Charles Dickens' London walks © 2009-2020

  • Please note that a visit to the Dickens House Museum could be included in some of the guided walks. The museum has been recently renovated to have an original Victorian look and has been expanded with an education centre in the next door house. More info here:
  • Charles Dickens' Holborn and Bloomsbury - visit The Old Curiosity Shop which may or may not have inspired the story about Nell Trent, Lincoln's Inn Fields (setting for Bleak House), Staple Inn (mentioned in The Mystery of Edwin Drood), Gray's Inn (where Dickens worked as a lawyer's clerk),The Dickens House Museum (the only remaining Dickens residence left in London, where Dickens lived with his family 1837-39 and wrote parts of The Pickwick Papers as well as Oliver Twist and Nicholas Nickleby), The Foundling Museum and Great Ormond Street Hospital for Children (both charities were supported by Dickens).
  • Charles Dickens' Clerkenwell and City of London - Visit the location of Fagin's Den in Oliver Twist, see the location of the Police Court, where an innocent Oliver Twist was almost convicted of being a pocket thief, visit the Guildhall which was the location for the court case Bardell vs Pickwick in The Pickwick Papers, see the location of Newgate Prison, where Fagin was imprisoned before his execution in Oliver Twist, see the location where a young Charles Dickens fell in love for the first time in his life (later to inspire parts of David Copperfield), see The Royal Exchange, where Scrooge is taken by the ghost of the Future in A Christmas Carol. St Paul's Cathedral and The Mansion House also feature on this walk.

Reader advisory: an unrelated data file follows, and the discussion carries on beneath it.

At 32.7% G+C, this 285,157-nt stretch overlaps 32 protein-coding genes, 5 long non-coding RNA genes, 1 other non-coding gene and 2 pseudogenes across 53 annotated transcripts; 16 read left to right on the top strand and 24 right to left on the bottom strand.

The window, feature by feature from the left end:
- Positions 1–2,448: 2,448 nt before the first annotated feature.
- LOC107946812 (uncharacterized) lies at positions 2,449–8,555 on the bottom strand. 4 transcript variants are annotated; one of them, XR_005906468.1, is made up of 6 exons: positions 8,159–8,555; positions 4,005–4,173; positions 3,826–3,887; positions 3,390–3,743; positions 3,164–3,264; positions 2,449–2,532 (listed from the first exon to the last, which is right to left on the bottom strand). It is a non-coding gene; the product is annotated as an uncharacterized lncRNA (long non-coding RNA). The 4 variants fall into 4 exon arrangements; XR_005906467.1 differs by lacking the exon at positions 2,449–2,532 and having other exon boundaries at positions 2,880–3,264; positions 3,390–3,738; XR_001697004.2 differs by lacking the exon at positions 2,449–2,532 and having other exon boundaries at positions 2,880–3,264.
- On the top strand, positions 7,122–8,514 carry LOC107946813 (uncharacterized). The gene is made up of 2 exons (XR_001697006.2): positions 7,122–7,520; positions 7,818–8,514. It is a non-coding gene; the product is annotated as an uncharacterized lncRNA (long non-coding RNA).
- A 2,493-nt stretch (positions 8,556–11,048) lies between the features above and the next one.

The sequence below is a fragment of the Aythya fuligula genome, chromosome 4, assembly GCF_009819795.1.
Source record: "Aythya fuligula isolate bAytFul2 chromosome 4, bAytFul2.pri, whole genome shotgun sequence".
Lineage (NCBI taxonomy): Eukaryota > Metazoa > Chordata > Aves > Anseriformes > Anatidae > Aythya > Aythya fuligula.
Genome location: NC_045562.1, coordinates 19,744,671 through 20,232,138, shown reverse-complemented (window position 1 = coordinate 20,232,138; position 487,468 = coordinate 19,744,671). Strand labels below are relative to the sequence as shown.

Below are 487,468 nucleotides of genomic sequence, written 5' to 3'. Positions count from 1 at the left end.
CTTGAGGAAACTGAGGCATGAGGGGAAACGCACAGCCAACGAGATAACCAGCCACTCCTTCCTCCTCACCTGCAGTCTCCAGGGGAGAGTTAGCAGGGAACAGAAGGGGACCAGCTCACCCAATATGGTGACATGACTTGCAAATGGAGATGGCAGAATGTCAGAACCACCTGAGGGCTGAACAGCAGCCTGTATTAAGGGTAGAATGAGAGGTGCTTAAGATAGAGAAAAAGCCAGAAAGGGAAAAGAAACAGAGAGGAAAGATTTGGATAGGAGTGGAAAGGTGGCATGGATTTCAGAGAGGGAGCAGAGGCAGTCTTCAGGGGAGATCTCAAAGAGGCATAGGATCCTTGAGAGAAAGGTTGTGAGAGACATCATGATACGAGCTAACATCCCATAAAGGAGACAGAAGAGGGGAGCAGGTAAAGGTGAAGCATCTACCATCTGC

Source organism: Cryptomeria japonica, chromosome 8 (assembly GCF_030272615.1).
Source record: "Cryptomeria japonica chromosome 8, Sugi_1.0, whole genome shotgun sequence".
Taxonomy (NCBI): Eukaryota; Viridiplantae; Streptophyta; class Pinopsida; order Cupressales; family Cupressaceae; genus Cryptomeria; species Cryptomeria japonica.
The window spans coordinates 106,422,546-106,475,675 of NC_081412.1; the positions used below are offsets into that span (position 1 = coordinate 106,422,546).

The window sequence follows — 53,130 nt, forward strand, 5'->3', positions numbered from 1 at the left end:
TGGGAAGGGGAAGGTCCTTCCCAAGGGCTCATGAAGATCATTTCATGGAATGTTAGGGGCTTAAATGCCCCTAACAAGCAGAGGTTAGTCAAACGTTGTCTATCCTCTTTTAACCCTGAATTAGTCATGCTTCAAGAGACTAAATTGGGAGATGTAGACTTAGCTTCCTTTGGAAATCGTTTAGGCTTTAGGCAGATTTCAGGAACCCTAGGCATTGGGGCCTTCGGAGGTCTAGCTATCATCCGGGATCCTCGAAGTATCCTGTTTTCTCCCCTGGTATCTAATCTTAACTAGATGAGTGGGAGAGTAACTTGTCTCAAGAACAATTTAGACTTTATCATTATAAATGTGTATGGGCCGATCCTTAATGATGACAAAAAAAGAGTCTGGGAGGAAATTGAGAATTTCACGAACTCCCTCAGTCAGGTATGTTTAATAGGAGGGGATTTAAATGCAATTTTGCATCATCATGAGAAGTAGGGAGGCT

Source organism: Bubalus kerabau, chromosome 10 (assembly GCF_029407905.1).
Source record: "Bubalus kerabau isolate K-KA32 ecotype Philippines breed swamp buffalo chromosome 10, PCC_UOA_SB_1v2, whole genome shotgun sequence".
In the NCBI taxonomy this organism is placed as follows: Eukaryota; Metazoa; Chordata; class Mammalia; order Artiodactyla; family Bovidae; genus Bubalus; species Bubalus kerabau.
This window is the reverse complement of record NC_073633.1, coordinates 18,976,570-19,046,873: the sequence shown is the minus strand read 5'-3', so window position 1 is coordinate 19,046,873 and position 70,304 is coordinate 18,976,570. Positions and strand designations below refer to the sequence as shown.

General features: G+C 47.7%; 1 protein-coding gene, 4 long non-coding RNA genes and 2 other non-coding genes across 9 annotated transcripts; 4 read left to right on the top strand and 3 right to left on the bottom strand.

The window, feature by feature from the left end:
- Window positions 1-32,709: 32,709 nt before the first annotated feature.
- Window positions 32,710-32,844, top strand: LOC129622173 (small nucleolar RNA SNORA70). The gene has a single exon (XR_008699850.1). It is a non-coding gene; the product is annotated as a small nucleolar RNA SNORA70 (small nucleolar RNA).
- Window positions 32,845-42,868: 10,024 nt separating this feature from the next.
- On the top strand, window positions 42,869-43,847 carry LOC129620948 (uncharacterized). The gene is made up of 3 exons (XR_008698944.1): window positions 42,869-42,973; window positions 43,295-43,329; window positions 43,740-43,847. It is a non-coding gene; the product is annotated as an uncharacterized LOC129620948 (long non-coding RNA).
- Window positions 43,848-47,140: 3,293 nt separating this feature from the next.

• Charles Dickens' Southwark
  • Charles Dickens' Embankment and Covent Garden
  • Charles Dickens' Temple and Fleet Street

Charles Dickens' London

Charles Dickens was born in Portsmouth on the 7th of February 1812. He moved to London at the age of 10 and he described London as his "magic lantern", his main inspiration for events and characters in his fiction. He suffered from insomnia and would go on nochturnal walks of up to 20 miles in the streets of London. Travel back in time to Victorian London and Dickensian London on these guided walks in the footsteps of Dickens - see where he lived, where he worked and where the most famous episodes in his novels took place. Charles Dickens covered all of London in his life and in his novels, so guided walks in his footsteps could take place all over London. The tours below are only a few of the most popular options:

Charles Dickens' London guided walks